4.1. The lightcurves
We have detected a bump in the B and () lightcurves very close to the secondary X-ray maximum (see Fig. 5a; see also Fig. 2), and a brightening in the V band (and possibly also in B and R) close to the tertiary X-ray maximum at 200 days after the peak.
It is noteworthy that these minioutbursts are different from those shown by MM Vel (Bailyn & Orosz 1995) and by V518 Per (Chevalier & Ilovaisky 1995) because the latter objects show purely optical 'reflares' well after the end of the X-ray outburst which have no X-ray counterpart.
From Table 3 we also note that the decay is slower as we move to higher wavelengths: this may be due to the cooling of the X-ray illuminated zones of the binary system (i.e., the outer disk and the inner face of the secondary).
Other longer-term light fluctuations, observed during the decline, might be real and correspond to faint secondary maxima. In particular, a sort of 10-day periodicity appears to be present during the decline in the B lightcurve (Fig. 5a). According to Warner (1995; and references therein), this behaviour is similar to that shown by some classical novae during the transition phase.
4.2. The spectra and the disk stability
During the first five days of the decline the EW of H drops quite steeply by a factor 2.5, then it remains at about the same value throughout the first half of 1991.
The He II line shows a bump which approximately starts at JD 2448340, in coincidence with the secondary maximum of the X-ray (Kitamoto et al. 1992) and the B lightcurves. The increase of luminosity in the high-energy bands (UV and X-rays) should then be responsible for this bump, since the strength of this emission line is actually correlated with the UV continuum level (Garnett et al. 1991). Later on, the He II line becomes weaker, as also shown by Cheng et al. (1992; their Fig. 3c).
The EW of the 4640 blend appears slightly stronger than that of He II before JD 2448340 and it seems to remain at about the same level throughout the brightening of the He II component. It shows no increase when the X-ray and the B lightcurves have a secondary maximum (see Fig. 2 and Fig. 5a,b). This behaviour could be explained by the rather broadened and undefined profile of the 4640 blend and/or by its lower excitation potential with respect to that of He II.
The FWHM (Fig. 5c) of H and of He II tend to increase with time. The FWHM of the 4640 blend starts with larger values, and then it seems to decrease. The widening at JD 2448304 shown in Fig. 5c is rather uncertain due to the difficult determination of the profile. The FWHM's of He II and of the 4640 blend seem to decrease beginning on May 1991. Anyway, the lack of spectroscopic observations after May 19, 1991 does not allow us to fully confirm this trend. This fact would indicate that during the decline the emission region moves inward in the disk, that is, towards larger keplerian velocity radii.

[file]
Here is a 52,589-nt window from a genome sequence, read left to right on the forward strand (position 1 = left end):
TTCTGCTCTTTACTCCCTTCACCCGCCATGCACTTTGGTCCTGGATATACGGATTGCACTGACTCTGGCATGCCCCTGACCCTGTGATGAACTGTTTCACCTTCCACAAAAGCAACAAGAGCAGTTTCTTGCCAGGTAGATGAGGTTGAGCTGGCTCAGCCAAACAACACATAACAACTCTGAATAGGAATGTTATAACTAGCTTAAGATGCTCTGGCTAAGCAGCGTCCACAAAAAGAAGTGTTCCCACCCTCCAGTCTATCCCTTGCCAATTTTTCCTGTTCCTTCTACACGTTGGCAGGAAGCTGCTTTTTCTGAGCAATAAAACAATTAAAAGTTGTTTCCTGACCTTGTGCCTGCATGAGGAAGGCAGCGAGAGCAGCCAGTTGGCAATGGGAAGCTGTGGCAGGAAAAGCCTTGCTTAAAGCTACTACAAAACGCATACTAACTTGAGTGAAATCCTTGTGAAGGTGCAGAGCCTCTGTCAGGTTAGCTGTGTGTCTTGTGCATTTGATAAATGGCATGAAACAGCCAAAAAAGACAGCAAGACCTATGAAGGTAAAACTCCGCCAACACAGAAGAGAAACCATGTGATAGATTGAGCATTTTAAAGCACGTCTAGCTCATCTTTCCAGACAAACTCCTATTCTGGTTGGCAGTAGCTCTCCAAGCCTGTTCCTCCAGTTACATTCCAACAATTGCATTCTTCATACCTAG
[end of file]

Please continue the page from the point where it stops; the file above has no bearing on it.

However we note that X-ray novae may present opposite behaviours. Some objects, like V518 Per (Shrader et al. 1994) and GRO J1655-40 (Bianchini et al. 1997), show emission lines with decreasing widths with the time; some other ones, like GU Mus (this work), V404 Cyg (Gotthelf et al. 1992) and V616 Mon (Whelan et al. 1977) show emission lines which become larger and larger during the decline.
To investigate this point we plot in Fig. 6 the ratio FWHM /FWHM of the H line, at about 150-200 days after the X-ray peak and at maximum, versus the X-ray luminosity at maximum of the 5 SXTs with available data (in Table 5), i.e. GU Mus (this work), V404 Cyg (Gotthelf et al. 1992), V616 Mon (Whelan et al. 1977), GRO J1655-40 (Bianchini et al. 1997) and V518 Per (Shrader et al. 1994). The errors on Log(L ) are mainly due to the uncertainty on the distance of the objects (see Table 5), while those affecting FWHM ratios are originated by the signal-to-noise ratio of the spectra. The long-dashed line represents the weighted least-squares fit of the data points:
The correlation coefficient of the data is 0.96, which indicates (admittedly on the basis of a scanty statistic), that these quantities seem to be correlated.
Table 5. Optical decline rates, distances, time from the X-ray peak at which the FWHM of H was measured and corresponding magnitude drops ( m) for the 5 SXTs quoted in Sect. 4.2
The regression line of Fig. 6 suggests a peak luminosity erg s-1 for the case FWHM /FWHM =1. This value of the luminosity approximately represents the Eddington luminosity of SXTs. We note that the behaviour of the sub-Eddington objects would typically represent the one it is expected from the outburst caused by an enhancement of mass transfer from the secondary. Actually, former disk instability event has only triggered the mass transfer paroxism. In fact, during the early outburst the disk becomes smaller because of the very large flow of low angular momentum material from the X-ray heated secondary; so we may observe larger emission lines. During the decline the disk relaxes and the emission region will expand again towards lower keplerian velocities as it was suggested for GRO J1655-40 by Bianchini et al. (1997).
For super-Eddington objects, like GU Mus, accretion from the inner regions of the disk should be inhibited and the disk itself might be partially disrupted. More likely, we might argue that at super-Eddington accretion luminosities the disk turns its structure into a 'geometrically thick' one (see e.g. Frank et al. 1992), in which only the outer cooler regions can be seen at almost all inclinations. In this case, at light maximum the line emitting region is placed at quite large radii, thus producing narrower emission lines than during the decline, when a 'standard' disk is formed again.
© European Southern Observatory (ESO) 1998
Online publication: December 8, 1997